It’s official: Eurozone unemployment is at an 8 year low.
This suggests that momentum is growing behind the recovery, particularly with the inauguration of integrationist French President Macron and Europe’s wholesale rejection of europhobes in recent elections.
However, the International Monetary Fund is still concerned about the implications of Brexit, low inflation and a weak banking sector.
Inflation is a particular worry.
Inflation, the rate at which prices rise, is a sign of a healthy, growing economy. And when employment rates go up, inflation usually follows. However, this has failed to materialise.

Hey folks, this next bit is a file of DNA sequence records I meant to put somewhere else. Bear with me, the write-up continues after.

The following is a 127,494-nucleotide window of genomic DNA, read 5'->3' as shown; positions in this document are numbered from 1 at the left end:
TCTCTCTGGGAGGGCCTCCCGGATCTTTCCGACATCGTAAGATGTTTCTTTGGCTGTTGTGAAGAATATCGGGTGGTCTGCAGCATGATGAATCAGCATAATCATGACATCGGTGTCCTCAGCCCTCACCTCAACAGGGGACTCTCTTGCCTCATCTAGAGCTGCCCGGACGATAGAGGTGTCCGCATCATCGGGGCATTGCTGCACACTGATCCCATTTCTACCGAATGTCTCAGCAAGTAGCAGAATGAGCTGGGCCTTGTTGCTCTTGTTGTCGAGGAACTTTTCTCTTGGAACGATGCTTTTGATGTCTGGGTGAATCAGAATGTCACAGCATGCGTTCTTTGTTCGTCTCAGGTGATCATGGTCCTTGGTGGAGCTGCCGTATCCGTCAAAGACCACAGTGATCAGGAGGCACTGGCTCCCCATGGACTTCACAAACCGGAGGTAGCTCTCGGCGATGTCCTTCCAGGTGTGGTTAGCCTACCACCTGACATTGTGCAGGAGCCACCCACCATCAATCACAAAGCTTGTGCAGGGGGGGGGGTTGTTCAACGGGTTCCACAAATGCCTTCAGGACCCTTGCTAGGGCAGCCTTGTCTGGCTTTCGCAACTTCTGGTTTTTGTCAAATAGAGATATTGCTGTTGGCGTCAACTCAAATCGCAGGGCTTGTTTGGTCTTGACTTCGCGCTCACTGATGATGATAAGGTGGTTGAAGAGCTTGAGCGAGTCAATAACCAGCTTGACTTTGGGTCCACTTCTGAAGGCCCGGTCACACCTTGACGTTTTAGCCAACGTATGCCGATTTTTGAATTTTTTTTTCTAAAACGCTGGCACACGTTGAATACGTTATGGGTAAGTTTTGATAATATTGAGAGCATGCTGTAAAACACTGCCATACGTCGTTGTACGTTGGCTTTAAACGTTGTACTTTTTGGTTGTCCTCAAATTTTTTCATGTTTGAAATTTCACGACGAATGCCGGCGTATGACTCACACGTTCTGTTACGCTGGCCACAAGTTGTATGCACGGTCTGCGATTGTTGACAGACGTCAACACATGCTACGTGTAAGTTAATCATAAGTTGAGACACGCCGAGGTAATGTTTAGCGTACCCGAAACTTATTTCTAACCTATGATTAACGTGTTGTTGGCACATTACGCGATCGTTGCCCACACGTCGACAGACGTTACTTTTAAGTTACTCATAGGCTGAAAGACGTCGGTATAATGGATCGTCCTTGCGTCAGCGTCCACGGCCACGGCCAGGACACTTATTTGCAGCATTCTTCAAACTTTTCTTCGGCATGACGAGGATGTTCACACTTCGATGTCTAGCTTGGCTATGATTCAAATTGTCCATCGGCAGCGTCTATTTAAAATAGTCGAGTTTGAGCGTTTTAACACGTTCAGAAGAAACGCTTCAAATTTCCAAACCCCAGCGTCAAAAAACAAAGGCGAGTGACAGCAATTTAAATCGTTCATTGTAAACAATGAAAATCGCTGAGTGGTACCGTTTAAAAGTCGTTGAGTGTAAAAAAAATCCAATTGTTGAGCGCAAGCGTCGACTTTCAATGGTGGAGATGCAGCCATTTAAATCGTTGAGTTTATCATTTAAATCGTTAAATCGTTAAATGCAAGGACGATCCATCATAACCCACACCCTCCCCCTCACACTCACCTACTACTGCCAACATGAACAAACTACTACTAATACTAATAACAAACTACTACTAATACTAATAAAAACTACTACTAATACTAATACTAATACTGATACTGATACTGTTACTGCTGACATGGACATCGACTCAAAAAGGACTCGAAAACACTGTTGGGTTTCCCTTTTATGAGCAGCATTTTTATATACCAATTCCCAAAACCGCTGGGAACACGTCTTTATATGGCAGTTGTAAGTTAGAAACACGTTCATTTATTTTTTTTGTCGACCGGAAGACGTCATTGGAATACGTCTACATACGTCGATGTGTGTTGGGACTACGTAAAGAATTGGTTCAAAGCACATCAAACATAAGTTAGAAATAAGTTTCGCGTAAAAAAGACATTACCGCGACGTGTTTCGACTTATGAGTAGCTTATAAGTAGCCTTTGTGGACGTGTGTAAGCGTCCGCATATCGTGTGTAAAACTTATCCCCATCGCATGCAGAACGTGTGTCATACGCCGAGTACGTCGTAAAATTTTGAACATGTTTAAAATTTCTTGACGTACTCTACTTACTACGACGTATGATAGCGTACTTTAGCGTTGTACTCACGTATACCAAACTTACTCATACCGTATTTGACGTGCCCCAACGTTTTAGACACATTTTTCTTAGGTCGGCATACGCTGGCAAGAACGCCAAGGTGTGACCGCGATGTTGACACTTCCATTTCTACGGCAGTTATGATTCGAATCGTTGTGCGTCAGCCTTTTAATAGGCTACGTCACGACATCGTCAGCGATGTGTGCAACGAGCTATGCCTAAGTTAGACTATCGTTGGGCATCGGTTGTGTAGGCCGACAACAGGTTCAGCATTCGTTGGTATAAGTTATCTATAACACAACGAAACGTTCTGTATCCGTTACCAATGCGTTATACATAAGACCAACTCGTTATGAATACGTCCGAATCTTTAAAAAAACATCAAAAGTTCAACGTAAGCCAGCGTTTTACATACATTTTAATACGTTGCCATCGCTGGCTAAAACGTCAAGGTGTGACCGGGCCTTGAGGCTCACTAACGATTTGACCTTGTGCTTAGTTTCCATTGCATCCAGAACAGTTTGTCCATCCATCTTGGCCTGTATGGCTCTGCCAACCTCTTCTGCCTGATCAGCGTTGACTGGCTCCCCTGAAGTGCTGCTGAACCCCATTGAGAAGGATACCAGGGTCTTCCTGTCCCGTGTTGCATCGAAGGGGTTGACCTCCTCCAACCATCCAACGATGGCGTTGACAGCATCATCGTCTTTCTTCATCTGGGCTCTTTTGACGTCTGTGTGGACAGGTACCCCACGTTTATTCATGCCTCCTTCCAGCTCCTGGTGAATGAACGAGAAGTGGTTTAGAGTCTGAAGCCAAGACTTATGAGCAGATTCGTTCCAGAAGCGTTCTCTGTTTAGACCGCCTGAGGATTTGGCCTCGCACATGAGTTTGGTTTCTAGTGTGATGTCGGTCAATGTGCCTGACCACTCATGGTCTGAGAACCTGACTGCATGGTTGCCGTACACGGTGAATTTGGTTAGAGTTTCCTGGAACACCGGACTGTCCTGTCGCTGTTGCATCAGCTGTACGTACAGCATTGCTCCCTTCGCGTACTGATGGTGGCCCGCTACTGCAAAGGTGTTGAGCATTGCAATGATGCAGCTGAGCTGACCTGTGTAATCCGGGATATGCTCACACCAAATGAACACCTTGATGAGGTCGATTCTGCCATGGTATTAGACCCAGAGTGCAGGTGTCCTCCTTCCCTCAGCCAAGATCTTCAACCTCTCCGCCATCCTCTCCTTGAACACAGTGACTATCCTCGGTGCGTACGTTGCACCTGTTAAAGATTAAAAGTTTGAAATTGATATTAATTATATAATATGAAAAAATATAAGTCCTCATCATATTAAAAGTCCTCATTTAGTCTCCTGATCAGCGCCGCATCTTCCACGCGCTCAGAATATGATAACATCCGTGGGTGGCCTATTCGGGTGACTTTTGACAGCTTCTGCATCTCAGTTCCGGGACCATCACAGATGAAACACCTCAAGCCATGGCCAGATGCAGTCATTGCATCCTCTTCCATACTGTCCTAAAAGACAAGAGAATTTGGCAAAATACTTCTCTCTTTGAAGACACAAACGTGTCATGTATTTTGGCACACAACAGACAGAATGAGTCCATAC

Inflation is still dismally low at 1.3%.
Even with quantitative easing and low interest rates set by the European Central Bank, consumer demand is still weak.
This could be because, whilst there has been job creation, those jobs aren’t full time, permanent positions, affording the job holder the ability to spend their income liberally.
Also, wage growth throughout the Eurozone is similar to the UK: it has stagnated. Consequently, the average consumer, even with the benefit of a low inflation rate, hasn’t seen much improvement in their living standards over the past decade and is still cautious about spending.
And when looking at an average, it’s always important to see how the weak links are doing: Greece and Spain are still suffering from high unemployment around the 20% mark, and particularly high youth unemployment.